I remember a time when the local EB Games (or GameStop as it's more commonly known as in the States) was my favourite store in the city. When I was younger it would always be the first place I'd want to visit during our trips to the mall. In fact, my fondness for the local Electronics Boutique didn't start to dwindle until very recently. Even as online gaming pundits began a maelstrom of negative publicity towards the chain of game retailers this generation, I still happily visited my friends at EB without much consideration for the bad press they had attracted. However, as the clerks I was most familiar with left the store one by one to pursue greater personal interests I found they were instead replaced with staff that were much more typical of your garden variety GameStop that has become the topic of conversation on many forums across the internet. Friendly chatter about my hobby has been tossed aside in favor of an overwhelming sense of negativity and self-destructive business practices. Although my visits to the store had become less frequent over the past few years I never consciously established a reason for my absence with myself, until perhaps now. I'd like to share with you the details of my last
visit to an EB Games.
With some spare cash burning a hole in my wallet and time to spare I decided it would be best spent at EB Games. I hadn't actually been looking to purchase any retail titles for some time and I thought that browsing the store may lead to something new to play as I had been dying to find something to sink my teeth into since the holidays. As I entered the store I was greeted by a member of the staff who asked if he could help me find anything. I politely turned down his offer, I've never been one to elicit the help of the staff and I feel more comfortable when I'm left to think for myself in situations like this. After only a couple minutes of browsing one of the discount bins at the front he chimed in again insisting I let him know exactly what I was looking for so that he could help. I hesitated, and proceeded to named off a few topical titles I was planning on looking into further if and when I found them in the store hoping it would buy me minutes of silence to peruse their wares. He returned shortly after with the availability and pricing of the games I mentioned and I told him I was going to pass because the titles in question were too pricey. Despite being more than a year old each they were still full price. He said he would collect the titles at the front counter for me in case I changed my mind, a move I found dubious after having given him a definitive "no thanks".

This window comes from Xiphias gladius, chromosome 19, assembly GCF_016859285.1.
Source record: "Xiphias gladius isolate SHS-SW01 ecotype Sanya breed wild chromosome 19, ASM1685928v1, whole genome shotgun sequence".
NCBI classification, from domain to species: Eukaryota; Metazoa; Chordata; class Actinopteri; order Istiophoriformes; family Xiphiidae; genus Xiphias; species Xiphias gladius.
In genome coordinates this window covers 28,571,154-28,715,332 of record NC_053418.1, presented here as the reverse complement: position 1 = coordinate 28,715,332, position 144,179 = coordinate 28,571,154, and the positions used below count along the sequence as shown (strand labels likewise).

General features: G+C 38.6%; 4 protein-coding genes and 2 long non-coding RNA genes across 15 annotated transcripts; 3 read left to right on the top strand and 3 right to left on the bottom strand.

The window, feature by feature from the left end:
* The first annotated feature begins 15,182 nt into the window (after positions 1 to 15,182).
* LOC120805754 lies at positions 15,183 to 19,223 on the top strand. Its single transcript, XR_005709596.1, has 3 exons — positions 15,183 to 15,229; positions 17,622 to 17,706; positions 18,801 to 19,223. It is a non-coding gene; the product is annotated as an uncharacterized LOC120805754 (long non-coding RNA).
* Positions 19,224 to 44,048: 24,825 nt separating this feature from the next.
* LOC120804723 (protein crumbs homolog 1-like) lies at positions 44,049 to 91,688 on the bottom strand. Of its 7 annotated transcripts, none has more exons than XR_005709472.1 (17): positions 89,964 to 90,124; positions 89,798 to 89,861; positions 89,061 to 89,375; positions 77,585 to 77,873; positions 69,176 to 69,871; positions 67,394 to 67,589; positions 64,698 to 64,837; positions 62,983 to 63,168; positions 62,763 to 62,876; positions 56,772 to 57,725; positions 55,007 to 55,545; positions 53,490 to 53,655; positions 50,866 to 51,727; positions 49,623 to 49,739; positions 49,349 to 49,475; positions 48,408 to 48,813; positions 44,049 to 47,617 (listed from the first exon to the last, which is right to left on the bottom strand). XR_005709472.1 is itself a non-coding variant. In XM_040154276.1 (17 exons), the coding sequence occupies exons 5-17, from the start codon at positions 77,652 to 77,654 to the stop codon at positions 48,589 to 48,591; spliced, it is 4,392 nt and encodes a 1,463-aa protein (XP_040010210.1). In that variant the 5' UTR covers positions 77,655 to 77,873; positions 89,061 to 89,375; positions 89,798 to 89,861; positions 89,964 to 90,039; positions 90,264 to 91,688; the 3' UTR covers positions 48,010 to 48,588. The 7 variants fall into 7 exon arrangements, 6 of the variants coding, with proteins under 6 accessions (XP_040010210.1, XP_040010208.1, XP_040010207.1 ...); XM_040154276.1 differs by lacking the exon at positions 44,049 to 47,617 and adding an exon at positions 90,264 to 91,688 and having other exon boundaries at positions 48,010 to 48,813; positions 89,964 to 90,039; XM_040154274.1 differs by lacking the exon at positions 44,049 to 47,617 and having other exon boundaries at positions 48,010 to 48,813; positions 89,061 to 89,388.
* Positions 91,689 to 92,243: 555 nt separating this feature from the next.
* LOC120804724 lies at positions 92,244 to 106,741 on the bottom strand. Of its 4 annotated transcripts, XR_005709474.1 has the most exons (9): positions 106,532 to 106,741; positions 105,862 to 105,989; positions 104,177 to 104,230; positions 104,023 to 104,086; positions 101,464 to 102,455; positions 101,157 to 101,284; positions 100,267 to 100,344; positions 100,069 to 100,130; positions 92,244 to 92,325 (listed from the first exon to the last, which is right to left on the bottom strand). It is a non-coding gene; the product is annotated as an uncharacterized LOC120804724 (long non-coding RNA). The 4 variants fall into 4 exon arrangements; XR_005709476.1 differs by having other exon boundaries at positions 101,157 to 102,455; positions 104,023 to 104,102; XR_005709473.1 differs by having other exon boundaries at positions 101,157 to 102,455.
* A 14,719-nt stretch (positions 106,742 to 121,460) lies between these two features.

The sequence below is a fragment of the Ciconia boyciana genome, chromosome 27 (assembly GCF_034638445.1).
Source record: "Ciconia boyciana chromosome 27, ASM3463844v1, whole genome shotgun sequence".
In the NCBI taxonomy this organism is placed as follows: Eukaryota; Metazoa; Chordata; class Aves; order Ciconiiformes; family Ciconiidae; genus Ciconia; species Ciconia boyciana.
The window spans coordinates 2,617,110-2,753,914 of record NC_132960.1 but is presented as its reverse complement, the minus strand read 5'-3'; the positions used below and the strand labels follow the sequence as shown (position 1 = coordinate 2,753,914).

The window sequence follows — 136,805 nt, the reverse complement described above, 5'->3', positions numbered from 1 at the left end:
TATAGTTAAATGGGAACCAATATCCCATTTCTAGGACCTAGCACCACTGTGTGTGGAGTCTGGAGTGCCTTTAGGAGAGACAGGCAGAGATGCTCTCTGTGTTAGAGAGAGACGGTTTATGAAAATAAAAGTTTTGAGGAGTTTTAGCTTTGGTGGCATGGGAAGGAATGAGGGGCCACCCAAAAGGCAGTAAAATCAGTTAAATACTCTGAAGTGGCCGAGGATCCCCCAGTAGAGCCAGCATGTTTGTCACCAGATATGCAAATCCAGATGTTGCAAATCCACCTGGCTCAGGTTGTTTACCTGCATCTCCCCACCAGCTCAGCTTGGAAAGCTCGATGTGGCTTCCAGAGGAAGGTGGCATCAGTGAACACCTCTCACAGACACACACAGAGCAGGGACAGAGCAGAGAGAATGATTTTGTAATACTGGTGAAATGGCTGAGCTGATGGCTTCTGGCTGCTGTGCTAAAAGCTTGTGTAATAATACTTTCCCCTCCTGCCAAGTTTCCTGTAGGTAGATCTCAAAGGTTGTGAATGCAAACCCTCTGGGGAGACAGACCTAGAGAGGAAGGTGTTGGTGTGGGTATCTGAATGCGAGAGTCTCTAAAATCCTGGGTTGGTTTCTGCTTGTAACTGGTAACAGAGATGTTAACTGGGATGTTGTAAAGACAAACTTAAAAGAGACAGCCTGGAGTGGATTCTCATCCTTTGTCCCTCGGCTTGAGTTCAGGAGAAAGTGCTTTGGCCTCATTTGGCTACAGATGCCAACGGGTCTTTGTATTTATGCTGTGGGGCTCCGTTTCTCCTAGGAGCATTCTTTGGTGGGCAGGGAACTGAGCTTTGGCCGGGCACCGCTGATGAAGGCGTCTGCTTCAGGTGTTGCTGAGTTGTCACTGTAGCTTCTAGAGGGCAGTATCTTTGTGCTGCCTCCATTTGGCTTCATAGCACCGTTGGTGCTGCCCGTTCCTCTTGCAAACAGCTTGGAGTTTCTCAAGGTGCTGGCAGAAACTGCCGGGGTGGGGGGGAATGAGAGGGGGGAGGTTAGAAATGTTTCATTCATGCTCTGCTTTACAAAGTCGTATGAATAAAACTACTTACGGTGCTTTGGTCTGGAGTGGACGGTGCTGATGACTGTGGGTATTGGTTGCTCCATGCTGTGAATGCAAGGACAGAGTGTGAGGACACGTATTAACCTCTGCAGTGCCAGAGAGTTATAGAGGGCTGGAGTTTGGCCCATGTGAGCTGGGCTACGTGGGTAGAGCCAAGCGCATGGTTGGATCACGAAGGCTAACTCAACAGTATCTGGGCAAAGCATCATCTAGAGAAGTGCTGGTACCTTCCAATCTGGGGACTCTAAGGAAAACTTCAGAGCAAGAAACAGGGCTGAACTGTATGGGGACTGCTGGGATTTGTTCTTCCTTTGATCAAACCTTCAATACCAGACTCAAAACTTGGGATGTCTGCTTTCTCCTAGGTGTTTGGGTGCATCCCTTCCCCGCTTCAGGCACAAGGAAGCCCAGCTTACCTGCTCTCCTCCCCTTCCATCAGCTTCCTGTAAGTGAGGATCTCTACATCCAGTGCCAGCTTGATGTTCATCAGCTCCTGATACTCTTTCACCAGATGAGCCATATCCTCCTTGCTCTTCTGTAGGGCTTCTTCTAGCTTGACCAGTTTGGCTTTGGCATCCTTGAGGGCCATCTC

I made my way across the store slowly looking up and down at the available selection, from PS3 to 3DS and then finally Wii. As I began taking one last look through the titles the staff member approached me once more. "Are you looking forward to the new Aliens game?" he asked while pointing to the game's trailer currently displayed on the store's television set. I was delighted that he was seemingly interested in talking games but my elation was short-lived when I realized he was trying to secure a pre-order. Working in customer service myself I understand the pressure on staff to up-sell but his suggestion was curious. I'm not a huge fan of the FPS genre and the titles I mentioned before were Adventures, RPGs and Platformers. I have my favourite shooters to be sure, but they are few and far between and it isn't a genre I find myself returning to frequently. I told him that pre-ordering was something I no longer practiced because I had been burned by retailers in the past and that Colonial Marines wasn't a game I was interested in playing on day one. He suggested that I really should pre-order a copy because otherwise they would be in short supply, a point I considered moot.
I decided I would cut this visit short. I had no interest in staying any longer so I decided to leave with one title and I brought my choice to the counter hoping for a speedy exit, unfortunately that wasn't going to happen. He then tried to sell me a subscription to Game Informer, a part of the GameStop procedure I had never been a part of prior to this visit. After saying "no thanks" he then tried to sell me on their "scratch guarantee" warranty. I'm very careful with my discs so I declined. All of this finally culminated with him informing me that the game I chose was the last copy they had in stock. Now, all the staff members familiar with me know that I don't take last copies of new titles out of personal preference but none of them are around anymore. GameStop and I have two different definitions of the word "new" and I will not purchase an open product at retail price out of principle. I tried to tell him that I would instead pass on the game but he didn't seem to want to take no for an answer, insisting that it was still technically a new title. This point always makes my blood boil but thankfully the man was called to the back room by a co-worker requiring assistance and I left without completing the transaction.
I'm certain many of you have heard or experienced worse incidents at an EB Games or GameStop and you'll tell me that this was just an average visit. But that's exactly what bothers me about my visit, this was an average visit to one of these stores and purchasing a game or looking around a store shouldn't be this joyless or bothersome of a chore. Maybe I was just one of the few fortunate to have a good EB nearby and maybe that's what makes this change all the more difficult. I remember a time when I would've gone out of my way to find a retail copy of the latest game but now I'd much rather buy it online. Anyways, I'd like to hear from the rest of you here on Destructoid, what have your experiences been like at GameStop recently? Let me know in the comments below.
LOOK WHO CAME: